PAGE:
Discovering the Relationship Between Sleep, Dreams and REM Stage
What did you dream about yesternight? Sometimes we have the answer to this question but many times not so much. Most of the time we are only left with some hazy images of what we saw and sometimes it looks so real as if it happened in real life. What are dreams? Finding the actual answer to this question still seems far fetched even to the elite researchers in the field. But it should not apply that we don’t know anything about it. We know that we dream during the REM stage of our sleep. This raises the question, what is REM stage?
What is REM Stage?
When one sleeps, his or her brain undergoes almost 5 stages of sleep. REM is one of them. Also known as Rapid Eye Movement, it means that in this stage of sleep your eyeball starts moving in different directions. This doesn’t happen in other stages of sleep so they are called non-REM sleep stages. It starts almost after 90 minutes of a person falling asleep and can occur multiple times in the night. This is the stage when dreams occur so it becomes more important to study.
Studies show that our brain starts working as much as it does when we are awake, during REM stage. Even our breathing pattern changes and it can also become irregular. We engage around 2 hours of REM in a complete sleep which is divided by different sleep cycles.
Is it Important?
Less than 1% of the total population start acting out violently in dreams, this behaviour may be the signs of REM Sleep Behaviour Disorder. Though it happens to a minority but it should be taken seriously as it can point out early symptoms of dementia and even Parkinson’s disease. Not only diseases, many experiments were conducted and it was deduced that depriving REM in rats increased their mortality rates. It was also found out that REM can take upto 50% of an infant’s sleeping time which indicates its importance. Many other birds and mammals also undergo this stage. The only known exception to this are the cold-blooded organisms.
It was also observed that dreams can occur even when a person is not under REM stage but those are not very vivid and remembered.
REM and Dreams
When a person is under the influence of REM their body observes some physical changes like eye movements, changes in breathing patterns, enhanced brain activity and relaxed muscles. As mentioned earlier, our sleep consists of 5 different stages, one of them is deep sleep, REM starts after deep sleep ends. The brain also seems to cut off communications with the spinal cord when REM occurs, this helps the body to stay relaxed and unable to move.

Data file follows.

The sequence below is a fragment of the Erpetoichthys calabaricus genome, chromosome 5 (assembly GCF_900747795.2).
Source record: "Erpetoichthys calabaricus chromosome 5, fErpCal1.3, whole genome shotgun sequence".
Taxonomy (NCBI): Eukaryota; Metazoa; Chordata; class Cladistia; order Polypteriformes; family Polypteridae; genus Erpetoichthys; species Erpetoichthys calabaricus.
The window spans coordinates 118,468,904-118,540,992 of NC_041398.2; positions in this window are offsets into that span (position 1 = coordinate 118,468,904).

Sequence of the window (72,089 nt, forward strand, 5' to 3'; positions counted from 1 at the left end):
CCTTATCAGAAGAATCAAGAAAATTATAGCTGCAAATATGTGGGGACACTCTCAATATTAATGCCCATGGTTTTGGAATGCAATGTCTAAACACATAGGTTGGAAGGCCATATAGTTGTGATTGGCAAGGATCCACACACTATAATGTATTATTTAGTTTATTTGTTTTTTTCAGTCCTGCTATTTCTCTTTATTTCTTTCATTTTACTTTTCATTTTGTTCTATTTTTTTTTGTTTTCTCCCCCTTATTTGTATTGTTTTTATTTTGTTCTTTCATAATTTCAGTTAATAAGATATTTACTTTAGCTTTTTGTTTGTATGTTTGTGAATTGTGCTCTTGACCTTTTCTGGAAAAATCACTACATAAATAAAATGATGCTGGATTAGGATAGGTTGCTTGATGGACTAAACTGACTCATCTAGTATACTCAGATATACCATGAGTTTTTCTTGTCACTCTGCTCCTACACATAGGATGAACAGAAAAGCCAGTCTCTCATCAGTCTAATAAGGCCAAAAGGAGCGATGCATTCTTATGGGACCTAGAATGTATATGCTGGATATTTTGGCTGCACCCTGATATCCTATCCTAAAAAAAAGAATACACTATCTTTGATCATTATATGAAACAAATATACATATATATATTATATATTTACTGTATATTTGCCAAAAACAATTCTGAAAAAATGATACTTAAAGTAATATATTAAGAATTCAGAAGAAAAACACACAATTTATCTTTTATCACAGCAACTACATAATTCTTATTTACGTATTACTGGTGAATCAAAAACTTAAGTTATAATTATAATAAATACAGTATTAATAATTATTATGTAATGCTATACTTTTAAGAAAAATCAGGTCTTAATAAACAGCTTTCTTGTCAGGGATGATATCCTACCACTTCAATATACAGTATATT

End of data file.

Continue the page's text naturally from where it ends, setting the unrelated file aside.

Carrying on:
REM Sleep Behaviour Disorder occurs when the brain fails to shut down this communication and people start moving their body and act violently. This has shown that the person with this condition can be dangerous to the person sleeping next to and also to himself. There have been reported incidents of walking, falling down stairs, kicking, punching etc. It is different from typical sleepwalking and should not be confused with. A lot of areas in the brain become active while a person is in REM. These areas are also responsible for learning, processing of information, thinking and management. A focus group of people were taught different sets of skills and were then deprived of REM sleep. It was found out that they were more likely to forget and not remember well, what was taught to them. This directly shows relationships between sound sleep and memory.
Scientists, even today, fail to totally understand and grasp the meaning, working and relationship of dreams. Many theories were suggested but none prove all the aspects. It was even claimed that when we dream, the visions we see are the images from other dimensions or from an alternate reality to which we are able to communicate when we are in that stage.
The most accepted theory is that the brain dreams to strengthen the memories of what we have learned and perceived. It can also help the brain to understand the day’s events and better its grasp of knowledge. Many even suggested that dreams are based on what we are hearing or feeling physically at the time. Since there is no visual input, brain makes up the images and
Visions based on what information of the world it has.
Maybe it will take up some more years of hard work and dedicated research for us to fully comprehend what dreams are and are not. But till then we do know somethings like:
- REM is a crucial part of sleep.
- It is the time when we dream more vividly.
- REM is also very important for the proper functioning of the brain and body.
- Shortage of REM can even lead to increase in mortality rates.
- Sleeping soundly should be prioritized.
So these were some of the points and information that I found intriguing and decided to share with you.
Hope it helps.
Thanks for reading!